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This article was first published 11 years ago  » Business » Money lessons from the Saradha scam

Money lessons from the Saradha scam

By Priya Nair
April 25, 2013 08:58 IST
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Seek proper documentation before investing

A 50-year-old domestic help on the outskirts of Kolkata set herself ablaze after she lost Rs 30,000 that she had invested in a deposit scheme run by the Saradha group. An agent of the company also attempted suicide out of the fear of facing depositors' wrath. The company's offices across West Bengal have shut down and many of its cheques have bounced. It is unlikely that the depositors, most of whom are poor, working-class people, would be able to recover the money. Though the chairman and managing director, Sudipto Sen, has been arrested, this hardly provides any relief to the scores of depositors who have lost their hard-earned money.

The only option such depositors have is to approach the court, which could be a long-drawn and expensive route to recovering money.

Even if the court orders that depositors be paid, it would be applied on a pro rata basis. And, in case the promoters have transferred the assets to another company, recovering money will be longer, says Jehangir Gai, consumer activist and lawyer.

Para-banking companies, which include chit funds and nidhi companies, thrive due to the absence of strong regulation and monitoring. They also offer very high interest rates, easy liquidity and convenience such as door-to-door collection by agents and option to deposit small amounts of money.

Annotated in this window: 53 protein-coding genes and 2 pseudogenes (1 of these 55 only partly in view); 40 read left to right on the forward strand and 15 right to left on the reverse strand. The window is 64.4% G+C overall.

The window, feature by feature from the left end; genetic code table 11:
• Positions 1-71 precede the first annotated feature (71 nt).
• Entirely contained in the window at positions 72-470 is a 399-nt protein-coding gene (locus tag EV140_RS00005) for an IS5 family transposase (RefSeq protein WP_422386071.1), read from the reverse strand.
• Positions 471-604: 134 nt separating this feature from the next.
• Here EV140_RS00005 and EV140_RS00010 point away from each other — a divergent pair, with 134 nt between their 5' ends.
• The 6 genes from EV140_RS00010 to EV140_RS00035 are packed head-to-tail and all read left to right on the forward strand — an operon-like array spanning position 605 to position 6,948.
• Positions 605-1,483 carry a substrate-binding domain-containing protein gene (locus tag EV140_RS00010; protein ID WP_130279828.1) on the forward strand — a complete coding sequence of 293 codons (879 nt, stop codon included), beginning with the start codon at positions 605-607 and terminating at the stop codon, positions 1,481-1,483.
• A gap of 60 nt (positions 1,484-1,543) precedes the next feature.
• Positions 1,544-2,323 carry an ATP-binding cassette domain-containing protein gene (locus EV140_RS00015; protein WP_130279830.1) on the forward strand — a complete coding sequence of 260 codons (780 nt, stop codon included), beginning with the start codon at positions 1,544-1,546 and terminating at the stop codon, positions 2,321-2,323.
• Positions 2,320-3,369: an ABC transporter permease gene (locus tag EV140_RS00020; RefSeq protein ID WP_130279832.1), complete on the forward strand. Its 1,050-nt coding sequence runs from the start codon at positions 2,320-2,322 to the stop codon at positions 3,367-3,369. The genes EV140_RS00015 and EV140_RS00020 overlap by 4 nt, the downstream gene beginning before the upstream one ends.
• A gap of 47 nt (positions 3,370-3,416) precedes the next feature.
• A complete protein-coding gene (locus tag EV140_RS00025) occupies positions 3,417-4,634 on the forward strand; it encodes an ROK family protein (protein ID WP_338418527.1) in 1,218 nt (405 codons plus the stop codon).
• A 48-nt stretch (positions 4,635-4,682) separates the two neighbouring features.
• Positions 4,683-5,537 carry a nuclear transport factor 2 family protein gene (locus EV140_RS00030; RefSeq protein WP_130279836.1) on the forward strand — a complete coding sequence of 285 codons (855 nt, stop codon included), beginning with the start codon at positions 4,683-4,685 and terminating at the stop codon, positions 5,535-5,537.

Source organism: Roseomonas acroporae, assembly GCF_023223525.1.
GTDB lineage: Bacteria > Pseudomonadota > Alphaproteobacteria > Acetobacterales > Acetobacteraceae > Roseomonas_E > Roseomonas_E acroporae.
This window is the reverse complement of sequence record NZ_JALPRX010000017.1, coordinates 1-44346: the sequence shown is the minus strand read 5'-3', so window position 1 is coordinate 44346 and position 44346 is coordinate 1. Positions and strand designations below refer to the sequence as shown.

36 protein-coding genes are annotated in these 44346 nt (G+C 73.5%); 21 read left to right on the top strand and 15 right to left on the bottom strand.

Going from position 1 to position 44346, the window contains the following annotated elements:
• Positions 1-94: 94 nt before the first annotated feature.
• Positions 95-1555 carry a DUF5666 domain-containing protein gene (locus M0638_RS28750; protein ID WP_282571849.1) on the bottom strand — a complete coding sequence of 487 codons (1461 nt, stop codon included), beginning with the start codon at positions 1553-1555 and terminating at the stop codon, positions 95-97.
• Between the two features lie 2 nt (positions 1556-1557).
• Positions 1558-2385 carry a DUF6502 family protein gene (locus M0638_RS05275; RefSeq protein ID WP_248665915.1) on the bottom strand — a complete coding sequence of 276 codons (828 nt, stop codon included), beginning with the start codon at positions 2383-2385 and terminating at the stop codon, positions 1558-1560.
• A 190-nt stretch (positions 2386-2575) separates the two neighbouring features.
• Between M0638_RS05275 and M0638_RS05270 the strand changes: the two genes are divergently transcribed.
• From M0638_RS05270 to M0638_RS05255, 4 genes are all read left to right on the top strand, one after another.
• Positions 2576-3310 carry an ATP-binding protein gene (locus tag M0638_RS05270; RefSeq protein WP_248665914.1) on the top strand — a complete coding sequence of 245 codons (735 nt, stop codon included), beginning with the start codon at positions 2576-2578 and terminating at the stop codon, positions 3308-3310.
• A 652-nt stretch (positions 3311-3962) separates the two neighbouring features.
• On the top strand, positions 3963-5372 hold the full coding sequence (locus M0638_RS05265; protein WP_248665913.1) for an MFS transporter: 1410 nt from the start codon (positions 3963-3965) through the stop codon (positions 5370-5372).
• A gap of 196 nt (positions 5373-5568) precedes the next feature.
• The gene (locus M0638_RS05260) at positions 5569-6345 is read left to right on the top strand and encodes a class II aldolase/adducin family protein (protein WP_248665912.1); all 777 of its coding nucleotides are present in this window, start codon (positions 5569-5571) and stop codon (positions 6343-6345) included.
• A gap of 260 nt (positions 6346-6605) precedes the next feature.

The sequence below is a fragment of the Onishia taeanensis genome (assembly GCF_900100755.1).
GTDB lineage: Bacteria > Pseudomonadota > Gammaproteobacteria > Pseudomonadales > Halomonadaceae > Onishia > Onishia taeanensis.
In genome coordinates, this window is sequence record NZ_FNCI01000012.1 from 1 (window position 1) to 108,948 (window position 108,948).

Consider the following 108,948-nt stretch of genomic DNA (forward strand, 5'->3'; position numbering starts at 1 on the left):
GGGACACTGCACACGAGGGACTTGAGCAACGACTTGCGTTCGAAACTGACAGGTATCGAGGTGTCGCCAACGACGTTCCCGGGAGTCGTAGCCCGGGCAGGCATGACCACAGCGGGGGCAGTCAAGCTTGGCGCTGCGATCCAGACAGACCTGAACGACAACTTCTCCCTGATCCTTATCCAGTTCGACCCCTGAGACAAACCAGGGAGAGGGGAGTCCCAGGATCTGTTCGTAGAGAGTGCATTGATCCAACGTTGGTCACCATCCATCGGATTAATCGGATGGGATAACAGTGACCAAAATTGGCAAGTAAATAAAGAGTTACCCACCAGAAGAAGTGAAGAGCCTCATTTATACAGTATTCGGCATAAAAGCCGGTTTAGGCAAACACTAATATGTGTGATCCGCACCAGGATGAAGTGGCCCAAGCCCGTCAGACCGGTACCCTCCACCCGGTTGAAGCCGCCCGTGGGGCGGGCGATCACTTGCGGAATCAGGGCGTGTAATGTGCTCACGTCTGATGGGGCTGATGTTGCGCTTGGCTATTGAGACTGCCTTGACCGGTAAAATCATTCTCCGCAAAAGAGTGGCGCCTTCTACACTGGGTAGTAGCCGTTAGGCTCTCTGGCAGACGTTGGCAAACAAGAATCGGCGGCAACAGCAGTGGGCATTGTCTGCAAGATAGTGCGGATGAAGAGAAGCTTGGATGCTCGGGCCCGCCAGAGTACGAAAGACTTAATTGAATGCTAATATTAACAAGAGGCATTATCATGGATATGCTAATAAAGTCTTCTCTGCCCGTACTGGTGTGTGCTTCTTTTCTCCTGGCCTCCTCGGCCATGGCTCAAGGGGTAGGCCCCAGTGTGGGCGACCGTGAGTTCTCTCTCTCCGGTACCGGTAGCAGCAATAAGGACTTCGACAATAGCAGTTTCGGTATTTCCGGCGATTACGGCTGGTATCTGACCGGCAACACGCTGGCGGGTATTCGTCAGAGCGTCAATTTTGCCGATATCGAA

If an agent of such a company approaches you, remember that anything that sounds too good to be true is probably not true. So, make sure to check what is the business the company is investing in and if it can be sustained over a long time.

For instance, depositors who invested money in schemes that promised high returns by investing in emu farms and teak plantations got money in the initial period. But after a while these went bust as the business was not sustainable.

For chit funds to function, they must be registered with the respective state's Registrar of Chit Fund Company. While there is a central government act regulating chit funds, not all states have implemented it and not all states have set up a Registrar for regulation of such companies, says Gai.

Some that do have a Registrar are Delhi, Karnataka, Kerala, Tamil Nadu and Andhra Pradesh.

To verify if the company, whose agent is canvassing deposits is genuine one or not, ask for the certificate of incorporation issued by the Registrar of companies and for the registration number of the company issued by the Registrar of Chit Funds. In fact, the chit manager has to deposit 100 per cent of chit value, or the money collected, with the Registrar before the scheme begins.

Ask for a list of directors of the company and verify for yourself the financial credentials of the diirectors. You must also ask for the chit agreement and go through the clauses. Ideally, the agent should provide a copy of the agreement to each subscriber of the deposit scheme before taking the money.

If depositors in the Saradha group's scheme had taken these precautions, perhaps they would not have lost money. But most of them were not even aware of these measures, since they were illiterate, like the domestic help who committed suicide.

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Priya Nair in Mumbai
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